Congress Delivers Lump of Lead to our Nation's Children


Fiscal Year 2012 Omnibus Bill Cuts CDC’s Lead Poisoning Prevention Program by 94%

Columbia, MD (December 20, 2011)—Ending the federal budgeting process last week, Congress and the Administration dealt a devastating blow to the fight against childhood lead poisoning. The Omnibus Appropriations Bill cut funding for the CDC’s Healthy Homes Lead Poisoning Prevention Program to $2 million—a 94% reduction from FY11.

Lead poisoning still remains a significant environmental public health threat that affects over 30 million homes and nearly a half-million children annually.

Today, parents of lead poisoned children can rely on their state or local health departments for help. A nurse or trained professional will come to their house and find the source of lead poisoning—such as lead-based paint, soil, or dust, water, or even toys or pottery. The program may connect parents to resources to remove hazards and can compel rental property owners to fix hazards. The program also prevents the disease through policies, and community education, and outreach.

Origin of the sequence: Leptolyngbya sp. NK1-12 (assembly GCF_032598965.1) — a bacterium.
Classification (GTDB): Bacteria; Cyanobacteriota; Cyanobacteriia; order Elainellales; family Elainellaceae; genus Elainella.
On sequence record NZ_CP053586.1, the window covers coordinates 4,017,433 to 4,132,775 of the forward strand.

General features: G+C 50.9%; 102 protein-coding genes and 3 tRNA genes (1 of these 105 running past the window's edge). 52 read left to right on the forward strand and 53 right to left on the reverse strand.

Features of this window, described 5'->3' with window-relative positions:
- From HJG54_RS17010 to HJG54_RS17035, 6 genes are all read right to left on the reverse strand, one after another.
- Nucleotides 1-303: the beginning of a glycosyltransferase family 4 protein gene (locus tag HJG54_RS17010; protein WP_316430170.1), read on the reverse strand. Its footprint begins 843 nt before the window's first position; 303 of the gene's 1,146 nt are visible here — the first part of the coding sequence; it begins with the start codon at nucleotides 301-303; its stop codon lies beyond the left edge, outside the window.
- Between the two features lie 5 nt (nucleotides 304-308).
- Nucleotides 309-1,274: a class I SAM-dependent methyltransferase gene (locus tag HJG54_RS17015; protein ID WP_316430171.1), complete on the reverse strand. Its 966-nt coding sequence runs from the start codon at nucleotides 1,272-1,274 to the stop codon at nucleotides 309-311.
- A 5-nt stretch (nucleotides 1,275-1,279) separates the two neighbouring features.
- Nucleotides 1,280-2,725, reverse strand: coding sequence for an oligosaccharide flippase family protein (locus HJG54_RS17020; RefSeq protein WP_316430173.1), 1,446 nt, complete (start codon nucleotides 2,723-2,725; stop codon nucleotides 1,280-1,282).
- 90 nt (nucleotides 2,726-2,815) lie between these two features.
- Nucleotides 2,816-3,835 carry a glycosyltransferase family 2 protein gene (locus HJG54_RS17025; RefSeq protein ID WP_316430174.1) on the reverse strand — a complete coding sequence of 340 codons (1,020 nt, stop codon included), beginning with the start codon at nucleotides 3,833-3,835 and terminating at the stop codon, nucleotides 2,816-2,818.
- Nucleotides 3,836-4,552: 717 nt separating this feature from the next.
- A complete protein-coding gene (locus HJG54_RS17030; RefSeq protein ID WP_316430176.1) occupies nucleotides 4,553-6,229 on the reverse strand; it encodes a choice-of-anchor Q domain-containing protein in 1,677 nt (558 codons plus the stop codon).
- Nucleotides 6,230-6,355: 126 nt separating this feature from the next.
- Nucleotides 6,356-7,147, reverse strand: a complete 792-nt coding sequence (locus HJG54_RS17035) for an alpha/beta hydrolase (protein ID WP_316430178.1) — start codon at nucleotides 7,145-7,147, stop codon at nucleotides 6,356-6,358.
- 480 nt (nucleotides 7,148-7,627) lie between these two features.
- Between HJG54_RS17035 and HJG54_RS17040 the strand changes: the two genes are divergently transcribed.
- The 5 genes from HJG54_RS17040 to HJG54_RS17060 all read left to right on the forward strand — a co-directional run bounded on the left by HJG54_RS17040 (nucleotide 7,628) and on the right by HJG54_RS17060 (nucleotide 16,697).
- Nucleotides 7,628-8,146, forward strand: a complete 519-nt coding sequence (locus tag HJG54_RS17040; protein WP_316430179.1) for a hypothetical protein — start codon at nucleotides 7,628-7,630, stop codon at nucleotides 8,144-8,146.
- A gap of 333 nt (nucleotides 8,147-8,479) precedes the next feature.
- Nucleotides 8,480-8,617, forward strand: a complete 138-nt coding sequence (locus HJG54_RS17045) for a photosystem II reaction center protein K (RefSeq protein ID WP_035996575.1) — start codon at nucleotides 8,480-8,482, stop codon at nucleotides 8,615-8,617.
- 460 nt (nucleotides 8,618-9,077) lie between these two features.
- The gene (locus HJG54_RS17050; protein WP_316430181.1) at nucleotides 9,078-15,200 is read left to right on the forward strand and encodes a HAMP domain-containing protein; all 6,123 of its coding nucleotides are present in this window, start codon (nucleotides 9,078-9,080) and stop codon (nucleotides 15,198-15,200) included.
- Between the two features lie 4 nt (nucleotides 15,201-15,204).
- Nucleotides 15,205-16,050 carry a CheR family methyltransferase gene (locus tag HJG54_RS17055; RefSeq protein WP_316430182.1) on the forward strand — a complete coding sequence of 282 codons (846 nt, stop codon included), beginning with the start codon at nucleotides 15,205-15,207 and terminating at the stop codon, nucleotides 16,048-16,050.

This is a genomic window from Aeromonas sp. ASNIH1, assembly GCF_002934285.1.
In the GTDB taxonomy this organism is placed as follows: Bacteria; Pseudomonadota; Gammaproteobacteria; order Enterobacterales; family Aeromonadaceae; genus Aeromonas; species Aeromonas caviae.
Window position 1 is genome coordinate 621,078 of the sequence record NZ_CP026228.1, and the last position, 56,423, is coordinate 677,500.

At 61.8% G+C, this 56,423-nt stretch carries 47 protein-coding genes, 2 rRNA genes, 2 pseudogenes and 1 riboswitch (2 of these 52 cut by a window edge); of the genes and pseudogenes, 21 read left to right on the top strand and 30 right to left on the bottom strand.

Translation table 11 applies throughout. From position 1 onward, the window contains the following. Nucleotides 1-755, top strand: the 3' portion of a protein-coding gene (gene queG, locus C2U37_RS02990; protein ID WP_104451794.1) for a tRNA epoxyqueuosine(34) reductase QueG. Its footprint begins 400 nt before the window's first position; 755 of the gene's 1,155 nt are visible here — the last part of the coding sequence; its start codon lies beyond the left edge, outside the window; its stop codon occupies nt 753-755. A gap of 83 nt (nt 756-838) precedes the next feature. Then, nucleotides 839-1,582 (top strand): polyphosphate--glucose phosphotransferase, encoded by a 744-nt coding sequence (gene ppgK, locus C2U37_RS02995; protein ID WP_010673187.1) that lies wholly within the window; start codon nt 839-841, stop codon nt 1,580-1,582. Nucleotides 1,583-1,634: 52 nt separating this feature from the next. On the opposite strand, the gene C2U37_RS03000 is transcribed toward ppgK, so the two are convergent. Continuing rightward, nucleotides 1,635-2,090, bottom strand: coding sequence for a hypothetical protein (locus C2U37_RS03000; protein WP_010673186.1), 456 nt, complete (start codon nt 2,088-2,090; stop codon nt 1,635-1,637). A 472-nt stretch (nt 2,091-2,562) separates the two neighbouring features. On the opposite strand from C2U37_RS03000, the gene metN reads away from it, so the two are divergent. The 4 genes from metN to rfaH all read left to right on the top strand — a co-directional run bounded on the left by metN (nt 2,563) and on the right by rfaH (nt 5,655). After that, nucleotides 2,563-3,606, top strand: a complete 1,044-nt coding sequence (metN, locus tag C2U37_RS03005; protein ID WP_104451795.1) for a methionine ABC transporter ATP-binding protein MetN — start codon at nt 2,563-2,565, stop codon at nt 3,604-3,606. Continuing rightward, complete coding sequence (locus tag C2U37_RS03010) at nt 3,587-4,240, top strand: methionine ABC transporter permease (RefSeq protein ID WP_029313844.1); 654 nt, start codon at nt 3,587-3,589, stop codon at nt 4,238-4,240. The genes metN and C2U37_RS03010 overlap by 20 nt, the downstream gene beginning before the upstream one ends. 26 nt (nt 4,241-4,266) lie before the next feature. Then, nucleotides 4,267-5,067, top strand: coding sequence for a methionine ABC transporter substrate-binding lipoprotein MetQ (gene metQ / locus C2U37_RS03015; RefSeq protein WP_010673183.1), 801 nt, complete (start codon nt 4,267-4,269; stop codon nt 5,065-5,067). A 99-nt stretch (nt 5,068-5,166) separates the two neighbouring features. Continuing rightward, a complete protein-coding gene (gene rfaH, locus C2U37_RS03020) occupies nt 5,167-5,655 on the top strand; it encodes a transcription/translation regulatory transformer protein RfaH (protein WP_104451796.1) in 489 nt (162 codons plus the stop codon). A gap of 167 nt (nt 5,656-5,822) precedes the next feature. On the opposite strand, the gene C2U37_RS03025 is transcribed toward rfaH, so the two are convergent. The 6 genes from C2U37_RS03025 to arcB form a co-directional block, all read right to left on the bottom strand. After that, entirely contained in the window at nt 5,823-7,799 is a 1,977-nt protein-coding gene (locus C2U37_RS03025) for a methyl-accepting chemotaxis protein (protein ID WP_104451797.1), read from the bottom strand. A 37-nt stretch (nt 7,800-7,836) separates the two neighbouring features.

“Congress gave our children a lump of lead this holiday season,” said Rebecca Morley, Executive Director of the National Center for Healthy Housing.

“Studies show that educating a child with lead poisoning costs an extra $38,000. If even half of the children with lead poisoning incur these costs, that’s a $10 billion price tag,” continued Morley. “The cost of eliminating this program is staggering.”

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